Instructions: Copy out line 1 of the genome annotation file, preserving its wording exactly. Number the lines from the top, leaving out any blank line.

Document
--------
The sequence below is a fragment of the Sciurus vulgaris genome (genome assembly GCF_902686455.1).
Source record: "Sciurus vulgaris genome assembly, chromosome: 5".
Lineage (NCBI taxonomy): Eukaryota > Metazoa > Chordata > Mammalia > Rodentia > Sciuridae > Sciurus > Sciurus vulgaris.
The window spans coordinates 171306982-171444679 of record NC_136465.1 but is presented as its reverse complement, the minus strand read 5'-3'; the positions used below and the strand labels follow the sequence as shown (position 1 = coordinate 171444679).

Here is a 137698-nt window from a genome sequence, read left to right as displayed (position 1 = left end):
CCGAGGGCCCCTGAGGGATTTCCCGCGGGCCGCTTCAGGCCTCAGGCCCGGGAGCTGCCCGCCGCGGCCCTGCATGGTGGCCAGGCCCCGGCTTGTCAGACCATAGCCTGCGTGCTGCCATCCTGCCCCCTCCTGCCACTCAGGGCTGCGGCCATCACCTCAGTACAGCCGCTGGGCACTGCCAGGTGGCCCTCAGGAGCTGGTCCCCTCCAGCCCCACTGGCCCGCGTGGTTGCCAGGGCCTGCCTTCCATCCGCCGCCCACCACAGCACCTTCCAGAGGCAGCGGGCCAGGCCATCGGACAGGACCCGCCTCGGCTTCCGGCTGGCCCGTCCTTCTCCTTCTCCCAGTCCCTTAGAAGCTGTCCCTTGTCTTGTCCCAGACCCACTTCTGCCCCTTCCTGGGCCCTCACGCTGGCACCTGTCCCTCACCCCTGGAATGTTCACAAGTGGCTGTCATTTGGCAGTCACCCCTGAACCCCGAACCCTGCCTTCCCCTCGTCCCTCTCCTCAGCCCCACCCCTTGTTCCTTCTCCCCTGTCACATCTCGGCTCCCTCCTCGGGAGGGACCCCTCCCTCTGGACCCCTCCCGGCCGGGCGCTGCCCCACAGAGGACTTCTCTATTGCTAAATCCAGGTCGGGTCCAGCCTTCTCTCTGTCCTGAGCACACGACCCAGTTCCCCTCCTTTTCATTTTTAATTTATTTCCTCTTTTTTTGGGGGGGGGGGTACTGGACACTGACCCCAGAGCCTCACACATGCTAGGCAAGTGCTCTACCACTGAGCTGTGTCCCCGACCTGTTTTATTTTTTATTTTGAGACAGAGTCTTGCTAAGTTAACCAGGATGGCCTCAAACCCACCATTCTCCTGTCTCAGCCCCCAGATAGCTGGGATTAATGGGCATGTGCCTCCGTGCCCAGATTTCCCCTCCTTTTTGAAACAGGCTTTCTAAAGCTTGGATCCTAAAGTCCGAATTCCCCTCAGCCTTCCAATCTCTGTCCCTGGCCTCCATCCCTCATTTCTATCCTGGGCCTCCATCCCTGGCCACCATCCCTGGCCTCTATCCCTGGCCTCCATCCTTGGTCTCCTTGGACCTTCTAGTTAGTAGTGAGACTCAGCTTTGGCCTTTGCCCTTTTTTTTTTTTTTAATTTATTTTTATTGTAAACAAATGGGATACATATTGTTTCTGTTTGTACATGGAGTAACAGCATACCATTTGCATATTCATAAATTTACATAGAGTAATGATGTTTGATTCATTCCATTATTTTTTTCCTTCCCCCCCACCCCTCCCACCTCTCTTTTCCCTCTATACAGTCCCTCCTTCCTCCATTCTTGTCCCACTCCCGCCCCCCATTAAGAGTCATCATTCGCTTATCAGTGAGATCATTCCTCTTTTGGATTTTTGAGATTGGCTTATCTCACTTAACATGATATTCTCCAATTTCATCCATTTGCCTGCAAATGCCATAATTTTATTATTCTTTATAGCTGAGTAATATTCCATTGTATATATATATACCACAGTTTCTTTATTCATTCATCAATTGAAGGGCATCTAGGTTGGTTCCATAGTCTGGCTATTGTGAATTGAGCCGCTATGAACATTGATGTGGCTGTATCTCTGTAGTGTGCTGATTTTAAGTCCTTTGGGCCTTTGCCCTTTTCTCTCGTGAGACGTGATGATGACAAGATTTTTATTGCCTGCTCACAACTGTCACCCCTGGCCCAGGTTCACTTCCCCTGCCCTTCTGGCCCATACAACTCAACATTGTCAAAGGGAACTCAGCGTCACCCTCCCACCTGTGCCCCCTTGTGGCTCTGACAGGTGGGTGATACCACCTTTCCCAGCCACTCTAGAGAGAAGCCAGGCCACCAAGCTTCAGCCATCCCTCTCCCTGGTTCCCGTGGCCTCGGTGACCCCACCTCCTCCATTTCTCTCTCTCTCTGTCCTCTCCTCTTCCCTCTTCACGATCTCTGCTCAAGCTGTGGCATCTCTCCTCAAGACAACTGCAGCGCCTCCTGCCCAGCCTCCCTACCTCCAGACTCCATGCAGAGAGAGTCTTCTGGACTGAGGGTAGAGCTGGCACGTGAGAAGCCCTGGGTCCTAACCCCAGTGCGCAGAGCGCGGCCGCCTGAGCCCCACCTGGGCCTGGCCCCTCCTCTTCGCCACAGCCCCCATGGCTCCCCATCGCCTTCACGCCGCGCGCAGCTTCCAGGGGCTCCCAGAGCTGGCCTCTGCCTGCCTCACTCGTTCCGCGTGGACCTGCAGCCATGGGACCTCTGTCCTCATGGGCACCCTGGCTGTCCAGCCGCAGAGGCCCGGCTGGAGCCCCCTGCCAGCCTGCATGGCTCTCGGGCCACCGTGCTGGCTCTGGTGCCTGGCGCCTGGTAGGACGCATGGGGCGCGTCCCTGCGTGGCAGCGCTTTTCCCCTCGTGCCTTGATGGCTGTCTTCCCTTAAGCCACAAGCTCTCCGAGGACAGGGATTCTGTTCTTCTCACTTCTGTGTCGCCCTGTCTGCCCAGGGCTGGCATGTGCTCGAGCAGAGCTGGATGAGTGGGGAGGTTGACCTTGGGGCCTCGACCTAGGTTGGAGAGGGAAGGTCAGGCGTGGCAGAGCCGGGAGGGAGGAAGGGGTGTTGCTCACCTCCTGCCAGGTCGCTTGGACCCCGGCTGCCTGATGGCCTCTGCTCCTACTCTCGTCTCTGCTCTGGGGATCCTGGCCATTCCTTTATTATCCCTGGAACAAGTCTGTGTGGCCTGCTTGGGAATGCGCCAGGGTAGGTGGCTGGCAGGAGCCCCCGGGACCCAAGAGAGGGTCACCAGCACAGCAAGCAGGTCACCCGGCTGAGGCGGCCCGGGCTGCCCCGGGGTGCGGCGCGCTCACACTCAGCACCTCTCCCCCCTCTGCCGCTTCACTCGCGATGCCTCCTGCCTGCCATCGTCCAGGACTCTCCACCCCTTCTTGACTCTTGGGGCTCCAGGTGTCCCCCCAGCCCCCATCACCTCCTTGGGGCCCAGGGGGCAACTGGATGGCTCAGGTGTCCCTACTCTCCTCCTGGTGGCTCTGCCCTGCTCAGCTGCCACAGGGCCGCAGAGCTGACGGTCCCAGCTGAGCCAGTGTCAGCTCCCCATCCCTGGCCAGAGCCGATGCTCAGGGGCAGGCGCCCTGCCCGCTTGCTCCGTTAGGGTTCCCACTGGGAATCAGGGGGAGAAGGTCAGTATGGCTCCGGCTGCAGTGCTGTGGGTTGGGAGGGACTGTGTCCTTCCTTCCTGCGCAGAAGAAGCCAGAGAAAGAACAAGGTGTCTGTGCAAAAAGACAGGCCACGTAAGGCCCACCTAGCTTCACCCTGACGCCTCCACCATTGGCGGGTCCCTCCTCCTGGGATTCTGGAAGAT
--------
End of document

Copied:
The sequence below is a fragment of the Sciurus vulgaris genome (genome assembly GCF_902686455.1).